1800 - NAVAL SAILING INSTRUCTIONS
1846 - Steam Navigation Act
Trinity House Rules
1848 - Admiralty Regulations on Lights
1911 - Maritime Conventions Act
1972 - International for the Prevention of Collisions at Sea (COLREGS 1972) by IMO
UK - Merchant Shipping (Distress Signals and Prevention of Collisions) Regulations 1983
UK - Merchant Shipping (Distress Signals and Prevention of Collisions) Regulations 1989
It first sets out an array of legal duties. All British ships and all foreign ships in British territorial waters are to obey the regulations, owners and masters being specifically so required. The duties are absolute and do not depend upon intention, recklessness or negligence. The effect is to make a breach of these rules a legal 'fault', clearly relevant in civil proceedings, despite the repeal of the statutory presumption. The removal of the 'statutory presumption' means that proof of a breach of the Collision Regulations no longer disposes of a case on its own force but it is still relevant to proof of negligence.
The 1894 Act provides for the recording of collisions by masters and owners.
There is also the duty to assist under section 422, whereby the master or person in charge of a vessel must stand by and render assistance to a vessel in collision so far as he can do so without danger to his own vessel, crew and passengers if any.
Also relevant is the Merchant Shipping (Safety Conventions) Act 1949, which imposes on the master a duty to respond to a distress signal, if he is able and unless the circumstances make such action unnecessary or unreasonable.
The Merchant Shipping Act 1979 confers a general power to make regulations for the survey of ships, and such surveys are in any event required by ship construction regulations.
Not all these duties are reinforced by criminal penalties and when they are, there is a variation in the strictness of the criminal liability.
Merchant Shipping (Distress Signals and Prevention of Collisions) Regulations 1989 provides as follows:
1(a) Where any of these regulations is contravened, the owner of a vessel, the master and any person for the time being responsible for the conduct of the vessel shall each be guilty of an offense...
2.It shall be a defense for any person charged under these regulations to show that he took all reasonable precautions to avoid the commission of the offense.
The offense may be committed without proof of intention to break the regulations, or even recklessness towards the breach: the only defense is reasonable precautions.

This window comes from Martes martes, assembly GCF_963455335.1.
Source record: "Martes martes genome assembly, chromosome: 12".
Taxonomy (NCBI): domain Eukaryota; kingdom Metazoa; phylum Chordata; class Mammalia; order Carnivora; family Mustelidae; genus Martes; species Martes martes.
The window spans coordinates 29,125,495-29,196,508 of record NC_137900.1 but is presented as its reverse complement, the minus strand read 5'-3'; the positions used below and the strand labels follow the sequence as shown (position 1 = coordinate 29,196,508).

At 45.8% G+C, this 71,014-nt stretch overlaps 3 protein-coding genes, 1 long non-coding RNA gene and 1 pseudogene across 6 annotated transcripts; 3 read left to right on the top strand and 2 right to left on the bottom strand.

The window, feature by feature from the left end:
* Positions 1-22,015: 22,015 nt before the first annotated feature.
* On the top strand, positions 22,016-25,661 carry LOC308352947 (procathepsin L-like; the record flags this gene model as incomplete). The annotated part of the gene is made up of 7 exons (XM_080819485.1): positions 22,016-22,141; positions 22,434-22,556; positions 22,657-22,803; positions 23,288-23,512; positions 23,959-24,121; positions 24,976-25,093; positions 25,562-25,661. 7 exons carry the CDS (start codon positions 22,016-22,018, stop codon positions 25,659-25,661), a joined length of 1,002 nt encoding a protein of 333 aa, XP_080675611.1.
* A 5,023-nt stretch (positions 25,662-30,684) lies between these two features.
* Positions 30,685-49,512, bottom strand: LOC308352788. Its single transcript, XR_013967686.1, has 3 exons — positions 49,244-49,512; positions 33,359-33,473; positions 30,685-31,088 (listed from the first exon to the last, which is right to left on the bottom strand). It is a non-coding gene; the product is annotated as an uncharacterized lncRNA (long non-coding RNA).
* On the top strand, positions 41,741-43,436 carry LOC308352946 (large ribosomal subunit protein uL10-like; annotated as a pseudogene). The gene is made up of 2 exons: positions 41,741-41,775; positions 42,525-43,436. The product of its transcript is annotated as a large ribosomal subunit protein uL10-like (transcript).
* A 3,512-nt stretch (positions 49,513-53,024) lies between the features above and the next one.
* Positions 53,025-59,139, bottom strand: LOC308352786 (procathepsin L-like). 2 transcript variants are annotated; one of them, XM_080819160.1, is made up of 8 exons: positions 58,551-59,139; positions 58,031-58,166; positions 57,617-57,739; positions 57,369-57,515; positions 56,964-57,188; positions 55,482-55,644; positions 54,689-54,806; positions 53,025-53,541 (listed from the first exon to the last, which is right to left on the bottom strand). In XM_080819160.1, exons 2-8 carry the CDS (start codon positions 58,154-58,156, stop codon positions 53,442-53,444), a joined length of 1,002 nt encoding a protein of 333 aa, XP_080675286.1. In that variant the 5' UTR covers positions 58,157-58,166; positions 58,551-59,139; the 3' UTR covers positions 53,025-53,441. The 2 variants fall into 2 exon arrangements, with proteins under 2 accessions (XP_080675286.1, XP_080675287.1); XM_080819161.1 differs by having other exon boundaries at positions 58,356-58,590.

The same act provides that in any case where a ship does not comply with the requirements of these Regulations, it shall be liable to be detained under section 692 of the 1984 act.
Application of the Regulations
The only purpose of having international regulations for the prevention of collisions at sea is to have the great bulk of the world's tonnage obeying the same rules.
COLREGS (Collision Regulations) declare themselves to cover all vessels upon the high seas and in all waters connected therewith navigable by seagoing vessels. But they can only be given effect to, as law, by provisions of the statutes of the states that have accepted them.
These regulations are extended to hovercrafts but they do not apply to rowing boats (not a 'ship' according to the definition), and to Crown ships.
Local binding rules override the international rules (e.g. harbor rules). Often these rules differ from the international meaning and when conflicts arise, the local rules are the legally binding ones.
The Collision Regulations declare exactly what must be done to respond to precisely defined risks.
But just as often, they are rather more general in their requirements.
Rule 2. Responsibility
(a) nothing in these Rules shall exonerate any vessel, or the owner, master or crew thereof, from the consequences of any neglect to comply with these Rules or of the neglect of any precaution which may be required by the ordinary practice of seamen, or by the special circumstances of the case.
(b) in construing and complying with these Rules due regard shall be had to all dangers of navigation and collision and to any special circumstances, including the limitations of the vessels involved, which may make a departure from these Rules necessary to avoid immediate danger.
Rule 3. Definition Rule
Defines vessels, sailing vessels, vessels under way (not at anchor), vessels not under command, vessels constrained by draught, vessels restricted in their ability to maneuver (operating cable layers, minesweepers, dredgers, vessels towing, vessels transferring cargo or passengers), restricted visibility.
Rule 5. Look-out
Every vessel shall at all times maintain a proper look-out by sight and hearing as well as by all available means appropriate to the prevailing circumstances and conditions so as to make a full appraisal of the situation and of the risk of collision which clearly includes radar watch.